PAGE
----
Great moments in PC gaming: The Shalebridge Cradle in Thief: Deadly Shadows

(Image credit: Eidos Interactive)

Great moments in PC gaming are bite-sized celebrations of some of our favorite gaming memories.

Thief: Deadly Shadows

(Image credit: Eidos Interactive)

Developer: Ion Storm
Year: 2004

Horror's great when it's contrasted with not-horror. If it's all spooks all the time that can get tiring, but when you aren't constantly being frightened until your bones climb out your mouth and run away, you start to relax—and that makes the eventual explosion into real horror work even better. That's how it is with the Ocean House Hotel in Bloodlines, and that's how it is with the Shalebridge Cradle in Thief: Deadly Shadows. 

By this third game in the series you feel like a proper master thief, able to slide into any building and immediately start taking it over, one unconscious guard at a time. When you break into the Cradle, a former orphanage turned asylum turned abandoned haunted house, that feeling gets turned on its head. The building itself has become a living malevolent being, a witness to so many nightmares that it's stuck repeating them forever. You're not breaking into a building, but entering the psychic landscape created by everyone who ever lived there.

(Image credit: Eidos Interactive)

Asylums are normally cheap creeps in videogames, but the Shalebridge Cradle avoids some of the cliches. "The doctors are just as scary as the patients" as one of the notes hidden there reads, and it's the discovery of how those patients were mistreated that provides a significant part of the horror. Lobotomized, branded, heads and hands encased in protective wire cages, subjected to something called "the wet-wraps treatment", they've now been transformed into puppets. The staff also persist as shadowy figures, nonchalantly going about their business as the memory of the fire that eventually led to the Cradle being closed down burns in perpetuity around them.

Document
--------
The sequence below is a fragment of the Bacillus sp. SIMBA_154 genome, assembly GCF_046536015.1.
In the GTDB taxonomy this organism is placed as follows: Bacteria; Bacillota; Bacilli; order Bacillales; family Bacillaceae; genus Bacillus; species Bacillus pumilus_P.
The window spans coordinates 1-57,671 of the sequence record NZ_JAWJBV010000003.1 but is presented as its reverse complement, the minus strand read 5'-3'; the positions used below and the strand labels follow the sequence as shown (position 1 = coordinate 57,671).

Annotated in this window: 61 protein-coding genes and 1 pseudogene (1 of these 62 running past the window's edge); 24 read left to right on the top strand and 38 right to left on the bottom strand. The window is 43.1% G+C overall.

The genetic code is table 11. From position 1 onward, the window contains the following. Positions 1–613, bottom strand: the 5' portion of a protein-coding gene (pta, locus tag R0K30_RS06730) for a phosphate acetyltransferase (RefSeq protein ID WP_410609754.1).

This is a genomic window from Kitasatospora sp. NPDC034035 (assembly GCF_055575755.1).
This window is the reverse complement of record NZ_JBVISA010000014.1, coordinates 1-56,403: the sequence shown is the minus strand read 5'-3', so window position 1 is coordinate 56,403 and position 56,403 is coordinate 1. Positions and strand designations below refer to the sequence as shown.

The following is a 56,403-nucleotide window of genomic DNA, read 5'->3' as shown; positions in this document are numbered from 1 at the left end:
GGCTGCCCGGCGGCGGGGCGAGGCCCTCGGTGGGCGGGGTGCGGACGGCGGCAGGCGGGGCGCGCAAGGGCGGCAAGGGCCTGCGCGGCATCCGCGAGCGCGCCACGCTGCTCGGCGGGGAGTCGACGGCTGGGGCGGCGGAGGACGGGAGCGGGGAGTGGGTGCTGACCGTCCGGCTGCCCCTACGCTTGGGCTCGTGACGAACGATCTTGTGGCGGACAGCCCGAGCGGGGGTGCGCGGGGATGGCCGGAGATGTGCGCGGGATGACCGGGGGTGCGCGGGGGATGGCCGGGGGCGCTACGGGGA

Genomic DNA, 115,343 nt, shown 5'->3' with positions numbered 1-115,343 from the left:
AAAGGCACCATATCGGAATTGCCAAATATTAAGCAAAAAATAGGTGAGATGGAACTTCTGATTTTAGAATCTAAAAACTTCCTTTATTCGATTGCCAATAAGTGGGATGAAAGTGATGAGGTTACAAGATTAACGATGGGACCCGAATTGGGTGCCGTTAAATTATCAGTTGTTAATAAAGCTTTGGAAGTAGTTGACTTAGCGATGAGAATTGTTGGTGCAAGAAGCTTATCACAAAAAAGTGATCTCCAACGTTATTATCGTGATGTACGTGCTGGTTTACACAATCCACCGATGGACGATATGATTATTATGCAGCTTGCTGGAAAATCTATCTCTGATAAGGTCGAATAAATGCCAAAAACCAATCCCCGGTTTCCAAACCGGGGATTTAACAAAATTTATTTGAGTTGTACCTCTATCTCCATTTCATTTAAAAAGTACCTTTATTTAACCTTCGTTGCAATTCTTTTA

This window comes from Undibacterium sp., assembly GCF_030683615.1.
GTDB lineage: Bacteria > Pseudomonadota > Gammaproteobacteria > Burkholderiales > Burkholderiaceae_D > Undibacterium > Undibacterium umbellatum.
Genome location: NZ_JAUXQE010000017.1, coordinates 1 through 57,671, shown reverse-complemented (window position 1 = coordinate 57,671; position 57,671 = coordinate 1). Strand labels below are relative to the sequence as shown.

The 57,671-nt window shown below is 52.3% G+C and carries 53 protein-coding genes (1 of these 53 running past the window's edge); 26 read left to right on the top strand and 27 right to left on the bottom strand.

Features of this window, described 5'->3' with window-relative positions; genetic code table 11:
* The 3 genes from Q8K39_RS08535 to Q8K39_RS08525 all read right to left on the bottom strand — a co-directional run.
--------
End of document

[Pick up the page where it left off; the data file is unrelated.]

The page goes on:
Thief: Deadly Shadows is a stealth game, but the greatest act of stealth in it is the way it sneaks this horror show in unexpectedly, even though the series is famous for its scary levels. Like a bottle episode of a TV show, the Cradle level focuses on a single location to get all the drama it can out of the situation, but it's a bottle that's slowly filling and you're liable to drown.

Jody Macgregor
Weekend/AU Editor

Jody's first computer was a Commodore 64, so he remembers having to use a code wheel to play Pool of Radiance. A former music journalist who interviewed everyone from Giorgio Moroder to Trent Reznor, Jody also co-hosted Australia's first radio show about videogames, Zed Games. He's written for Rock Paper Shotgun, The Big Issue, GamesRadar, Zam, Glixel, Five Out of Ten Magazine, and, whose cheques with the bunny logo made for fun conversations at the bank. Jody's first article for PC Gamer was about the audio of Alien Isolation, published in 2015, and since then he's written about why Silent Hill belongs on PC, why Recettear: An Item Shop's Tale is the best fantasy shopkeeper tycoon game, and how weird Lost Ark can get. Jody edited PC Gamer Indie from 2017 to 2018, and he eventually lived up to his promise to play every Warhammer videogame.